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Gitteau's Trial

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The court room was crowded on i Tuesday as usual. Scoville read the letters written by Guiteau to his father from school in Chicago detailing expenditures of money, etc. One letter was signed "C. Julius G." The prisoner interrupted, saying he "mnst have been pretty crank to sign a letter that way." Another letter, he explained, i was written when he was 17 years old, and was badly cranked too. Many letters were from the Oneida community and Guiteau interrupted to say he was ashamed of that ianaticism and wished t.hfi letters were not in existence. One I letter was abo at publishing a theocratic newspaper. Another believed only in serving God. Both these were approved by Guiteau, who took every oppor tunity to abuse the Oneida commumty. After reading the letters Guiteau took the stand, answering questions in a quiet, straiglit-iorwaru manuBi. x was very indignant at his f ather for forcing lüm into the Oneida communiI ty He said : "lt makes me mad to th'ink of it- the stinking fanaticism ; he was crazy on that subject." His ather used to compel his children at table to say they thanked God for John H. Noyes, tho Oneida community, etc. His f ather was crank on that subject. He recounted his efforts to start the "Tbeocrat," and bis failure and return i-n +r,o nr,mmnnlt-,v. whose ürinciples so haunted him that he feared he would be damned. He intended the paper shorld be an organ of the Deity and the church, benevolent associations, etc. He remained at the community one year Once while there he threatensd to blow them up, but flnally decided to have nothing to do with the cursed thing. At tliia point Guiteau made a speech to the crowd in court, He saidhe was a slave while there ; thought he wouid go to heil if lio recanteci tna aoeumt, and was "almost a cranked man ;" and while he did not know but be was going to heil, he went to New York instead, and, undertheinfluence of christian asssciations, had the glamour removed from bis eyes and applied tor editorial positions on the New ork Tribune, the Independent, and In New Haven ; but all werecrammed, jammed ML GUITEAU ON THE STAND. The conrt opened Wednesday ing witb many insanity experts in the room to study the demeanor of the prisoner. Guiteau identified several posters and programmes relating to his lectures. In opposition to the wishes of his counsel, he refused to answer direct questions. but would teil his story in his own ' straighi-forward way," and again went over his connection with the Oneida community. Said Noyes was 'believed to be the immediate prophet of God, and Guiteau so considered him, and says he never got over his belief in inspiration ; still believed Deity would inspire him to do good, as He did Paul and Uhrist. lie ureaien Scovil'.e andwifo coldly wlien they visited the community becausehe believea tbat if he had commnnication with outsiders it was starting straight to heil, He went from town to town selling his lectuies whore he was not allowed to speak. ín Newark. K. J., he had a eood house. The people ref used to b uy his lectures. He told them somethmg about their souls which set them thinking During the narrative he continualiy substituted 1868 for 1878, but fmaíly corrected himself. He said one Wednesday night he' went to bed greatly depressed and íinally the thought carne to him that if Garlield was removed all would be well Had bis rnind made up that this was necessary, and that the Lord had mspired him to do the act because he had brains and nevve, and thought the same to-day. He believed also that God intended thus to advertise his book written to save souls. At this point Guiteau was very dramatic, and emphasized vrith his feet. He had no doubt of divinity of his inspiration, and if God did not intend him to do it he would have interposed to prevent it. He prayed God to interfere if his inspiration was not divine. He then passed to his jail experience, and complained that he was sliut off from all reporters except Mr. Bailey, whom he supposed was a Ilerald man. but found aftervvards that he was Col. Corkhill's stenographer. He gave him 40 columns of his Ufe, ana oniy i were printed. He said he wrote bis canipaign speech on the supposition that Grant would be norninated, and when Garfleld was nominated, he had to change it all. Arthur had it printed. Undertook to deliver it at Toughkeepsie, but it rained and no one came ; and at Saratoga it was too hot. Then sent it all over the country, and it was printed in some papers. Only had one assignment to speak for the national republican committee. That was at Twenty-fifth street, New York, and only spoke a few minutes, as he did not like the crowd. Gave copies of his speech to reporters. Was on free and good terms with Arthur, Jewell and others. Gave Garfleld a copy of his speech in New York, Aug. 8. Saw Garüeld in the White TTouse and anplied for the Paris ate. Had no subsequent interview. Saw Blaine frequently and urged his claims. Blaine was pleasant, except the last time he saw him. When Blaine said to him "Never speak to me on the subject again," it hurt his feelings, and he tried to see Garñeld, but íailed! Wrote Garñeld many letters, but got no satisfaction. Wasworried over the political situation, andthought the nation was coming to grief. Newspapers had the same idea. He said three times in life he had c'aimed special inspiration : once when he weut to the Oneida community; once when attemptlng to estabiish the Theocrat in New York, and the last time when he shot the president. He had had wonderml eviusnces 01 uoü s care all along. The Lord saved his lif e when he jumped from a train at Newark, and also'in the Narraganset disaster ; and here in Washington, when attempts were made to kill him, God protected him. When Guiteau described Jones' attempt to shoot him, and the providential cramping of the wheel of the van, he became very excited and shouted, "I have off ered my lif e for the will of tbe Deity, and I have never had a doubt that God directed me." He eonsidered Garfield as his friend ; had nothing against him ; his oniy desire was to unite the factions of the republican party and prevent civil war, and he now believed the time would come when the people would say "Guiteau, the patroit," instead of "Guiteau, the assassin." He had a distinct recollection of the shooting, and when he got to his cell said, "Thank God, itis over." For 20 years he believed that he would eventually become president by act of God, as Lincoln and Garfleld did, and did not press his suit against the New York Herald, because he didn't want that paper to oppose him politically. Since he had been in jail he had nounced that he was in search of a wif e. No harm in that, he supposed. This closed his direct examination, and Mr. Porter then commenced his cross-examination. GUITEAU'S OROSS-EXAMINATION. In replying to the cross-questioning of Judge Porter, Guiteau was often wiley and evasive. He said that if Masón and Jones, who shot at him, could prove that they were inspired by the Deity, they would be justiüed. Judge Porter asked whether Mason and Jones should be punished anyway, whether he escaped or not. Guiteau ref used to answer, and told Porter he had seen him frighten witnesses in New York, but he could not scare him, as he would give as good as was sent. A long series of questions tending to show that previous witnesses had tesI tifled that Guiteau was not always teaceful were answered by "I don't remember." Judge Porter asked in an emphatic voice if Guiteau remembereá saying at the depot he shot tbe President- "vou. and not the Deity ?" teau answered that the counsel need not shake lus fluger at him. He would not scare. Judge Torter proceeded to the prisoner's boarding house experience, in relation to which he was reluctant to answer, but was required to by the court. He told of several instances where he could not pay his board bilis, and it was because he had no money. When he carne to Washington last March he had $4. Borrowed $25 from Mr. Maynard, and several days later boaght the pistol to execute the divine will in reinoving Garfleld. He did not remember sayiag that he chose the prettiest pistol because it would look the best in the library of the state partment, but if he had said so ït was recently. Porter asked why he practiced shooting at saplings if the Deity was to shoot Garfleld. Guiteau replied that counsel was going too deep into outward acts. The motive was the thing. "The motive was tokill Garfleld, was it not?" asked Porter. "The motive was to remove the President for the good of the American people." Guiteau declined to say whether he would have killed Garfleld if Conkling had been secretary of state, whether Conkling would have suited Blaine as secretary, or whether, if Blaine had been vice-presidemt, he would have killed Garfield. He inaisted that if after June lst the Paris consulate had been pressed on him he would have committed the murder, as the inspiration was then on him. When asked if he had any ill-will against his sister when he raised the ax against her, or against his brother when he slapped him, he denied having done either. He further said that Garfield owed his election to Grant and Conkling, and that when he appointed Blaine he insulted them and made the inspiration f or his removal necessary. Guiteau admitted that if he had ten the Paris consuiship, he would have feit under obligation to support Blaine, at the same moment pounding the rail, saying: "ïhat's the way politics run; you tickle me and 111 tickle you.' [Applause.] When asked about his intimacy with llepublic leaders, he becíime excited. Said he had met Conkling at various places. Once on the street; but when pushed for dates declared he would not be frightened by counsel. Never was inspired to believe that Garfield would be renominated. llefused to answer several questions, and iinally broke out with the statement that Garfield should have stuck to Grant and Conkling.-.wlio made Min' and cast Blaine overboard. Blaine used him for his own purposes. ed closely to say wlio toia mm uarfleld's death would unite the party, lie said Ilis inspiration did. Human life was of little value if one was ready to go. No doubt Ga rfleld is happier now than any man on earth. His christian character was excellent, but he was in a position to do public harm, and the Diety prompted his removal. The cross-examination of Guitsau was completed on the 16th day of the trial. The answers given were but a repetition of the idiocy and impiety oí the previous day. He repeated also the story of bis crime, howhe had watched for the President, with pistol in possession, from Blaine's house to the White House, and throngh the windows at ehurch. "Did not know of a better plaee to remove a good man than at bis chhreh." Went to the jail about the Brst week of June. Wanted to see the accommodations there. Was there only once. His motive in visiting the jail was to look atits interior. Expected to live in it after the removal of the President. The prisoner here look up a paper uid ref sed to answer questions unless sometliing new was asked, and Scoville said he thought the prisoner's objections were well founded. A legal spat again took place between Scoville and Porter. Continuing, the witness said when at the depot July 2d, he went to the water-closet, where he remained for a short time. Tdok out the pistol and wiped it. When he carne out saw Blaine and Garfield in most intimate relations in the rotunda, engaged In close conversation. Shot twice at the president in the back. Feit remorse at the deed, but his duty to American interests impelled him to do it. Jwdge Porter then announced that the cross examination was done. Mr. Scoville then called Dr. Alex Hall of Columbus, Ohio, who testifled to seeing the prisioner. "Was then engaged in the laudable enterprise of trying to lecture on theology and to sell au inspirecl volume of his own authorship and wbich he said w;is one of the flnest literary productions that ever emanated from an inspired pen. Mr. Scoville called Emery A. Storrs, Charles B. Farwell and other witnesses, but as none of them responded the court adjourned. The Guiteau trial Saturday took its interest from the distinguished character of the witnesses called. Emory Storrs of Chieago, was called, but his testimony was disappoiuting to the defense, which had called Mm. Mr. Storrs said he knew Guiteau in Chieago as a young lawyer ; saw him perhaps a dozen times at the national Kspublican eomraittee rooms in JSew York during the ate presidential canvass. The prisoner come up to bim gleef ully and patting him on the shoulder said, " You are on theright track." Witnees never saw Guiteau doing anything at the committee rooms other than rading the papers. He seemed to have no special employment. In April saw the prisoner at Washington. He said that he wae going to have the Austrian mission. The witness told him that the place was an important one, and in Mr. Blaine's line, and that he (Mr. Blaine), was a known politieian. The prisoner replied that hewas "solid with Blaine." Witnoss thought the conver3ation was leading up to a request for him (witness) to visit Mr. Blaine in Guiteau's interest, and forestalled it by saying that his relations with Mr. Blaine were such that he could not possibly aid liim (the prisoner) any. The witness had formed an opinión as to Guiteau's mental size, but could not expresa an opinión as to his sanity or insanity, II is j impression was that Guiteau had an ill-balanced mind. In common parlance, he did not have good common sense. Upon cross examination the witness said he never saw anything in Guiteau to indícate that he could not distinguish between right and wrong, never saw anvthins: in the conduct of the prisoner that woultl indícate that lie I did not know the difference between I guilt or innocence; never saw anything I to indícate tliat he would not be ! I sible f or crime. Mr. Scoville noted j eral exceptions to rulings of Judge Cox in favor of the admission of these 1 plies. The evidence created quite a I stir in the court room and seemed to I stagger those about the defense table. The sister of the prisoner was particularly affected, and in tones distinctly j caught by the reporters, said: "He has perjured himself ; that is all there is about ít. I David Davis was also called, and catechised as to his knowledge of divisions and factions in the Kepublican ] party and bis "opinión" ias to what i would cause its "disruption." lie disclaimed any personal knowledge oí breacbes in the party, as be had not gone into its cau cuses, and, asa matter of "opinión," which was in a line of examinationbecouldnot understand, he thought the Eepublican party would not die until the Democratie party is dead. Prisoner then read a long list or 1 tinguished uanaes he wished to have j summoned to show the political 1 tion of the country last spring. James B. Kienian, aninsanity expert, I was on the stand Mondsy. Had studied I mental diseases some. In reply to a question by Scovillc, he said it was I t:ue that the prisoner's habits were re ally as deseribed;if insanity prevailed in the family; i f many persons had declared him insane; and it was true that he had been dominated by an idea that ] he was inspired; the witness on such assumption, would regard the prisoner as iusane. Said that a man who belifivedhewas commandedby God would act the same as any other man. j eau cried out, "God interjects an idea into me. I work it out ray ovvn way. God always gets the best brains to do I his work- not fools." (Laughter.) Guiteau got excited because Davidge, in a cuestión used the word "vulgar," and said there was nothing vuigar in the case, everything being high-toned. (Laughter.) Guiteau smiled approval upon the laughters. The subject of emotional insanity, inspiraüonal, and hereditary insanity, were further discussed, and Guiteau broke out with the remark: "Well, if the political situation had not been whatit was during last spring thede would have been no occasion f or my inspiration." The audience laugbed at this remark, and Guiteau looked around approvingly. The witness stated that probably one person in five was insane. "Ah," said Mr. Davidge "that does not leave much chance f or many of os," "No," broke out Guiteau, "that takes you in, judge." "Well," said Mr. Davidge, "if one person in flve is insane, two of the jurors in this case are doomed." Mr. Scoville: "Probably the lawyers will take their places." This was received with a loud peal of laughter frotn the audience. Guiteau grinned again, and patted Scoville on the back approvingly. On Tuesday, Bichará I. Ilinton, oí Washington Gazette,testifiedthat in his opinión Üitteau was an ill-balanced egotist.and his campaign speech a ridiculous, disjointed aflalr. Guiteau spran g to his feet at this and shouted out that the witness didn't know what he was talking about; that the speech received the endorsement of the whole country; and that he had rather be hung as a man than acquitted as a fooi. Dr. Chas. H. Nichols, of the Bloomingdale Asylum, testiüed that if the evidence produced by the defense was true it created the presumption of insanity. Dr. Folsom, of Boston, said that if the hypothesis of the deiense that Guiteau beheved lie wafl inspireu to shopt the President was true, he was undoubtedly insane; and Dr. W. W. Godding, of the Insane Asylum at Washington, Dr. James II. McBride, of Milwaukee, and Dr. Thee. W. Fisher, of Brooklyn, Mass., gave the same answer to the hypothetical question. Mr. Scoville said that he would only introduce two or three more witnesses before closing the case. Guiteau interrrupted with a demand f or subpenas for Gen. Grant, Conkling, Jewell, and others. No objection being offered to his interruption, he followed it with a wild and incoherent harangue. Scoville evidently thought Guiteau was doing well with the jury, even better than the experts, and let him rave, until Judge Cox put a stop to the nonsense. A very fatal and terrible sourge among animáis is tlie disease kuowu as charbon, maliguant postule oí 8pknie fever. la Franco the annual loss from this cause has been estimated at 20,000,000 f. or $3.800,000. The disaase is coutagioua and at limes passes f rom the brul e croation to the human, producing a most loathsotne condition. Hitherto it hm becn largely beyond treatrueut. It has been ntither curable nor praventable. This has now been cbanged. At the late International Medical Congress held in Lindon, Eagland, M. Pasteur, the Frenchmau reudtred illustrious by his rescarches on fermentatiori and spoutaceous gentration, called tion to au cmeient mode or preveatiou. It c insista in the preparation of a material aud inocularon of the animáis with it to thotame mauner a3 human being3 are vaccinated íor the prsveution of small pox. As an experiment Pasttur tcok fiúy sheep, vaccinated twenty-five and after a fortnight inoculated them wich the diseas . The result was thüt the vaccinated were all proof againet tha cuutagion, but of tbeunvaceioated every one toük spíenic féver aud ditd -.vitliiu fifty houra. J. A. E., Belton: "Why do you put more thian ono 'n in tlie word tenant in an advertisement regarding farm torent?" You are tlie second crank who has ciilled our attention ío ttiat matter. We have inquired of the party who wrote the ad. and he says tliit experience has taught liim that tenant with a doublé "n" have more energy and enterprise, and are mor likely to cultívate their crops and pay rent than tenant with only one "n", and he says lie would not rent to any other kind. Now, we hope that will satisfy you, and that you won't enrage ua with any further interrogations on this subject.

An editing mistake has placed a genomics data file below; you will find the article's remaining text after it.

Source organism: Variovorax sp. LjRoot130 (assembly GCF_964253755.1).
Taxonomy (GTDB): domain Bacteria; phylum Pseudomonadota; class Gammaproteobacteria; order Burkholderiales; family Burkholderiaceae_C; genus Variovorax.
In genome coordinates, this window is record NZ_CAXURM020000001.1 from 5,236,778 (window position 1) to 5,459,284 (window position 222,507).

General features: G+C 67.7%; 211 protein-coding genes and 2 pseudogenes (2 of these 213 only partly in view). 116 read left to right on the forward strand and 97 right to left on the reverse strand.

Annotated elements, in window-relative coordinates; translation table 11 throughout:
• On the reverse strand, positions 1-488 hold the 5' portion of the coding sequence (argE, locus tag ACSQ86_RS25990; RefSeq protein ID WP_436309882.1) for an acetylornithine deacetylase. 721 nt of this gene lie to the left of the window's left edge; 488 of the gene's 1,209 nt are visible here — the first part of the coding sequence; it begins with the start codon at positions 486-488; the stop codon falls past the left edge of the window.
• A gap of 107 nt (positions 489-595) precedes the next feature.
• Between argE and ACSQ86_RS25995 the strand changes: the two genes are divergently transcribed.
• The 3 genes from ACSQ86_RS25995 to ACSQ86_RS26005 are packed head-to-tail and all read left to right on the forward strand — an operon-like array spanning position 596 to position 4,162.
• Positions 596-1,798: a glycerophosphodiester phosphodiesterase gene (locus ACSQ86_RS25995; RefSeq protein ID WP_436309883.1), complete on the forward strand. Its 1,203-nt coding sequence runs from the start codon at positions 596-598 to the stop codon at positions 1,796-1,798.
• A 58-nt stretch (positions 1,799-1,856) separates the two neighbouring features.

Old News
Ann Arbor Democrat